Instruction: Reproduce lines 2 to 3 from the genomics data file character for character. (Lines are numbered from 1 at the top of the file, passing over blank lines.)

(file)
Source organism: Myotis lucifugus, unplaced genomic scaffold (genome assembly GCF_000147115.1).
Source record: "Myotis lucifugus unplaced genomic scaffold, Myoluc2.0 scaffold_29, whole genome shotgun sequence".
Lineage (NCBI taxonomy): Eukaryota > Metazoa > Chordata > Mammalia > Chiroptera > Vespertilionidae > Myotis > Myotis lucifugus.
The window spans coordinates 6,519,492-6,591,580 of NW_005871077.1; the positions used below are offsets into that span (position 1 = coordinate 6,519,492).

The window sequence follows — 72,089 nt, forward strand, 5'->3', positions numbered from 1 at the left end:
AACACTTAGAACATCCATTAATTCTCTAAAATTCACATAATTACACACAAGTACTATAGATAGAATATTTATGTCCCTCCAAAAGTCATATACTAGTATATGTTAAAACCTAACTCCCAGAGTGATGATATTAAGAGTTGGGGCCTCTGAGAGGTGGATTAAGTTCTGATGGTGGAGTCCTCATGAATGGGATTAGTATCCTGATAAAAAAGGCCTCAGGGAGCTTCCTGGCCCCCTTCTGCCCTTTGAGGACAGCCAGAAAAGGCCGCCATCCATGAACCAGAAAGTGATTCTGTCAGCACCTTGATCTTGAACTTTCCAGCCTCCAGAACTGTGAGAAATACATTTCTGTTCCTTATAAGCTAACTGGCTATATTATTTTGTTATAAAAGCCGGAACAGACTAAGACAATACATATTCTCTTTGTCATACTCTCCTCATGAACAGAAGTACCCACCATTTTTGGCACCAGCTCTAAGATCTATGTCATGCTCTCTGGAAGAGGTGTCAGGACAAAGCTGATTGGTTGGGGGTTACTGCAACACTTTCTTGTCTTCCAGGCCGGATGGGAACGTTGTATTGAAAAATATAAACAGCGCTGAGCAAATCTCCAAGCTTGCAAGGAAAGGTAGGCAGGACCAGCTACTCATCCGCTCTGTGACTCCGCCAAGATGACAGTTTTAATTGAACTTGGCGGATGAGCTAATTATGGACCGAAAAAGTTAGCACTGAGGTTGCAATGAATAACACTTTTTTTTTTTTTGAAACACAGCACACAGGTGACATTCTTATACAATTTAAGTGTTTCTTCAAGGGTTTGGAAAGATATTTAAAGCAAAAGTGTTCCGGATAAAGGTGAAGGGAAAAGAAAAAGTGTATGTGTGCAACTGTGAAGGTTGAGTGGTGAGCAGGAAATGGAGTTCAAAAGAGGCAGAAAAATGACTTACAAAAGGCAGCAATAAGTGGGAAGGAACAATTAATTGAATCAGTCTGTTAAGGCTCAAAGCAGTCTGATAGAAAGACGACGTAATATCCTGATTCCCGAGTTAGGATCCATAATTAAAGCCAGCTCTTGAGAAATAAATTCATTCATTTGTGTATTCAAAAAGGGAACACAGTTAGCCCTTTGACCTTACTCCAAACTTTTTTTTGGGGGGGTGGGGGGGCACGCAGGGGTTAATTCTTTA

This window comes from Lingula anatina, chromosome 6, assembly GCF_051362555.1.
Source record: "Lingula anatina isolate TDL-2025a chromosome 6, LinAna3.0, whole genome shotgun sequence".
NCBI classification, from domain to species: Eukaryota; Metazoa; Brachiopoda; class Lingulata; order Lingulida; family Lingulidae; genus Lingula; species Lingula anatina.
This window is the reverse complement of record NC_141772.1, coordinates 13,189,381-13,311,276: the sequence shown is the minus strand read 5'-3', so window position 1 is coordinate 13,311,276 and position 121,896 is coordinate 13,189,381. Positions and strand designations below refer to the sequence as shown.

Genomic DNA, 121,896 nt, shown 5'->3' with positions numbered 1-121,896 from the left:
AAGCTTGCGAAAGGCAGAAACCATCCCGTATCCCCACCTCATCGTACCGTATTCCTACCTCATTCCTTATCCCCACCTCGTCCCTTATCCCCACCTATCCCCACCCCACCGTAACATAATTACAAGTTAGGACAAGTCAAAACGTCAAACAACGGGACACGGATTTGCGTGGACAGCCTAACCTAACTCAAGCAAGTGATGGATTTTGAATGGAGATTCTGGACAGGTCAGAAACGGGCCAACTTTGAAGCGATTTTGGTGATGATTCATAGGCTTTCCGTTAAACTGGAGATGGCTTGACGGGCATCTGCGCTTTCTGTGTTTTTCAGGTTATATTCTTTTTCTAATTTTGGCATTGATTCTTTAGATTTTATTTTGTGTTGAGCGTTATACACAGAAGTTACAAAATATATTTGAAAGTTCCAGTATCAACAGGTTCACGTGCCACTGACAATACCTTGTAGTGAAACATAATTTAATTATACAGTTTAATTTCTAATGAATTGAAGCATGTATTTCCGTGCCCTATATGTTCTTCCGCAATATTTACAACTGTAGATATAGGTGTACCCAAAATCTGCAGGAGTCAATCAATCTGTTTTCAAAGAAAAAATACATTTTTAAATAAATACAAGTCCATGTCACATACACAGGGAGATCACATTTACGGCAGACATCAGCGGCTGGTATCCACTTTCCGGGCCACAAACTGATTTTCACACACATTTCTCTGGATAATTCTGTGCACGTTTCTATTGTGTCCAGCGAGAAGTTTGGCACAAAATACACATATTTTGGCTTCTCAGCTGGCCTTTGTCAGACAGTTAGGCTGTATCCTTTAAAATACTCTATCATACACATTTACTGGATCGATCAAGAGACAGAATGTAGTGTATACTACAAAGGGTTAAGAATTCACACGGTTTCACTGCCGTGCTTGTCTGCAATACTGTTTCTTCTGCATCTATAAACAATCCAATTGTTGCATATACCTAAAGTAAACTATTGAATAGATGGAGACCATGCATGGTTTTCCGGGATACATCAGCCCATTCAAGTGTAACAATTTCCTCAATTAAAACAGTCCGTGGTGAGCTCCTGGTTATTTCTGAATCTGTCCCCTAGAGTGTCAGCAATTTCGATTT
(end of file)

Source record: "Myotis lucifugus unplaced genomic scaffold, Myoluc2.0 scaffold_29, whole genome shotgun sequence".
Lineage (NCBI taxonomy): Eukaryota > Metazoa > Chordata > Mammalia > Chiroptera > Vespertilionidae > Myotis > Myotis lucifugus.